Because when we deny the existence of someone else’s color (and the culture that comes along with it), we attempt to paint everyone with the same brush, assume they experience the world in the same way that we do, and miss out on the opportunity of fulling enjoying all of the richness that our God has created for us here on Earth. Life seems much fuller when we are actually color aware.
Tangibly, my husband and I encourage color awareness by incorporating different colors and cultures into our everyday life. Since our daughters were young (they are 9 and 6 now), we were intentional about not just buying them Caucasian dolls (which are more easily found on store shelves) but buying them Black dolls, Asian dolls, Hispanic dolls, and dolls from other cultures. We try to make sure that some of the TV shows and the movies that they watch have diverse casts and characters. We expose them to different foods from different cultures and have the continuous conversation that just because something is different, doesn’t mean it is “weird.” We are fortunate enough to attend a multi-racial church. Our friend groups are comprised of extraordinary people who don’t all look like us, but also don’t all look like each other. They are from different backgrounds and colors, and it’s a beautiful thing to see.
What can I be doing as a parent to help destroy the bonds racism has over our nation?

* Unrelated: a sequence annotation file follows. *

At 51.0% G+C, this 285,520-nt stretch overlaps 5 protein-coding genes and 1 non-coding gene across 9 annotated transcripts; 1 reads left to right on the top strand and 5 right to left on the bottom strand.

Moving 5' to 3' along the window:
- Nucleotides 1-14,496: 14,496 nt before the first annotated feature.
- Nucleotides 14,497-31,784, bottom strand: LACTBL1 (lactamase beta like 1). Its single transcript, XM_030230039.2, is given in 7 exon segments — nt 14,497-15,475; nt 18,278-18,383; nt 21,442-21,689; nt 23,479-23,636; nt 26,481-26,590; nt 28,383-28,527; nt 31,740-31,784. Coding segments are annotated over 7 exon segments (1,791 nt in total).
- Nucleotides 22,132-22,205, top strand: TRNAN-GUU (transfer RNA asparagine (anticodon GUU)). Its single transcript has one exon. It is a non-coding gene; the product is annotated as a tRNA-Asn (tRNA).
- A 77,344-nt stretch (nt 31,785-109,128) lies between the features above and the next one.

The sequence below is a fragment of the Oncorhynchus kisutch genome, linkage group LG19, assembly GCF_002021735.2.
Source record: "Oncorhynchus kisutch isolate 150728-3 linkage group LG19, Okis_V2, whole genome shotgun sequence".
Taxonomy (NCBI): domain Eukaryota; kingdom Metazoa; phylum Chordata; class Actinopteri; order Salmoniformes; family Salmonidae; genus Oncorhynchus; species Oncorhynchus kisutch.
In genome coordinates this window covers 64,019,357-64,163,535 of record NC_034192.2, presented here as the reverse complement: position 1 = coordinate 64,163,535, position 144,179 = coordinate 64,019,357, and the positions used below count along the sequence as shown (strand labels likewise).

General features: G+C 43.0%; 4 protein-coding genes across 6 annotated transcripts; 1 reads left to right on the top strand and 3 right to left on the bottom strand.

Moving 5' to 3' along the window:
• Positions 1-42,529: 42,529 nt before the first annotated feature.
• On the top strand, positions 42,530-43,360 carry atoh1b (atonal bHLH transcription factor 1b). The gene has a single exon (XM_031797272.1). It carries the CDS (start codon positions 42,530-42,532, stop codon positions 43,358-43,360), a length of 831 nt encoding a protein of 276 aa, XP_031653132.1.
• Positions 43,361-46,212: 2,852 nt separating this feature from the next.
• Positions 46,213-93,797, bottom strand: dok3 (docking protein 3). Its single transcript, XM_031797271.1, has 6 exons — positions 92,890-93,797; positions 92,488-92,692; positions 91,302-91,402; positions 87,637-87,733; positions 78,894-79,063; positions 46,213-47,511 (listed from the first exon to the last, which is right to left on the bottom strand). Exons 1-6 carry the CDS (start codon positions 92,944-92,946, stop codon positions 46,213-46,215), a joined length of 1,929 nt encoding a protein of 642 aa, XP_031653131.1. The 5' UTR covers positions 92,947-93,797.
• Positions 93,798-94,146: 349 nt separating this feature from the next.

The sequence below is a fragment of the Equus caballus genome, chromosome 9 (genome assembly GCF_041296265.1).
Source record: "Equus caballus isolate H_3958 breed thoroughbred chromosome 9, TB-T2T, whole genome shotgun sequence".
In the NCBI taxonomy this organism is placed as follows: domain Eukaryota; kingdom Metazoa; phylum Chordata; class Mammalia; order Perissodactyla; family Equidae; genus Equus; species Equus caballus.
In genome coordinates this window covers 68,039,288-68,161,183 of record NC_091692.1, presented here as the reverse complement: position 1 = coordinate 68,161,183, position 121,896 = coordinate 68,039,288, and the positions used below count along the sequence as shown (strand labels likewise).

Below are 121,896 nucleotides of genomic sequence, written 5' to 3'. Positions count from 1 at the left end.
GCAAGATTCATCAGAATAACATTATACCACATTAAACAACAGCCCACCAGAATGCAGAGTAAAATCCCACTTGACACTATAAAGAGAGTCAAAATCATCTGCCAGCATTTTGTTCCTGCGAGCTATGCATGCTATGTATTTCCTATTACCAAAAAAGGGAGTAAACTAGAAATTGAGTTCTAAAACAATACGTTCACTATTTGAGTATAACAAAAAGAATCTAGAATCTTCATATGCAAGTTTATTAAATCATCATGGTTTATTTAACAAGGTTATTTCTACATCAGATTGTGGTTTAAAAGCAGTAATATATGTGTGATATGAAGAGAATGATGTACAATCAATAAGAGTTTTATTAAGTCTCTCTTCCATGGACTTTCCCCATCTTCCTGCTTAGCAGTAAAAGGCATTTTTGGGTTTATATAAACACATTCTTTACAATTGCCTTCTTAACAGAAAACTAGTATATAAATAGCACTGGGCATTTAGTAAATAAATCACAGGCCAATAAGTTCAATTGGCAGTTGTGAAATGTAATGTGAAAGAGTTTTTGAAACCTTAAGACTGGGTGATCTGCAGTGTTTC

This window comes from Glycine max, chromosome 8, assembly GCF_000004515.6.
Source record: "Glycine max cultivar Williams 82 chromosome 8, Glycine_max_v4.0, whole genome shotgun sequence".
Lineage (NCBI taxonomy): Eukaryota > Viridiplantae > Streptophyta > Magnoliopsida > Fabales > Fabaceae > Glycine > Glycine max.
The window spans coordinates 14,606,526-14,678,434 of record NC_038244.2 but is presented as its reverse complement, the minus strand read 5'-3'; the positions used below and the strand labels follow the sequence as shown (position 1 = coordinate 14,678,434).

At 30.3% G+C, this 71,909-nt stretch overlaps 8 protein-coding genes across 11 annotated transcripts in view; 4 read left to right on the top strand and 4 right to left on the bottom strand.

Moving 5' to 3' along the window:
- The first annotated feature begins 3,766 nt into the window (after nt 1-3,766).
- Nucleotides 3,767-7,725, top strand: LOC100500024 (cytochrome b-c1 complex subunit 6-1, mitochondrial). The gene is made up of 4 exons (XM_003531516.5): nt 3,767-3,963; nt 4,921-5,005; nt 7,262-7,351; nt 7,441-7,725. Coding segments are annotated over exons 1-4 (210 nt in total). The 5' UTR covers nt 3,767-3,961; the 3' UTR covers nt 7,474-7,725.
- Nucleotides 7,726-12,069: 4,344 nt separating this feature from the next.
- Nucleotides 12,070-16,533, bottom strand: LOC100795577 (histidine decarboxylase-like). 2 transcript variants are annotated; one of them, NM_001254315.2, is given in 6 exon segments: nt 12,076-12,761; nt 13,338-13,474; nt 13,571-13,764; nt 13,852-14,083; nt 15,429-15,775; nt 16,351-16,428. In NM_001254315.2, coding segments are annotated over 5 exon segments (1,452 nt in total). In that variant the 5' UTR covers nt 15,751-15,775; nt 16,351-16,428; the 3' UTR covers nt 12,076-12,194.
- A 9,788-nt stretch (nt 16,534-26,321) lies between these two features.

First, you can pray. Dedicate a portion of your daily prayer time to asking God to dismantle and destroy the spirit of racism in our country.
Second, (this one might be painful, but it is so necessary) ask God to reveal to you if there is any forms of prejudice or implicit biases within you that you may not have even realized were there. I know, from doing the work myself, that this can be an uncomfortable process because we all want to believe that we would never think negatively about another person based upon their race. But the truth is, we all hold some prejudice inside of us, and it takes the active, daily renewing of our minds to confront these biases, get to the root of them, and replace them with Truth. Our children pay more attention to what we say and do than we realize, and it is important to take stock and notice if the words that we speak or the actions we do perpetuate negative stereotypes or challenge them.
Third, if you are not already doing so, incorporate some of the things I mentioned above into your children’s lives. It is harder to hate someone that you have seen the humanity in. If your children grow up with positive images of different races and cultures in their lives, when someone has something racist to say about someone of color or commits an act of injustice against them, they will not hesitate to call out the wrong and demand that it be made right.
How and when do I talk to my child about racism?
The answer to this question depends upon the age and maturity of your child. You know your child the best, so I will leave the when part up to you.
In our family, we allow space for hard conversations to happen organically. My husband and I feel passionately about allowing our children to be children for as long as they possibly can. One of the gifts that comes with being a child is the innocence they possess in believing that the world is rainbows and butterflies. We want to allow them to hold on to that notion for as long as they can, because once that is gone, there is no getting it back. However, if they ask tough questions, we do not shy away from them, but endeavor to answer their questions with age-appropriate truth.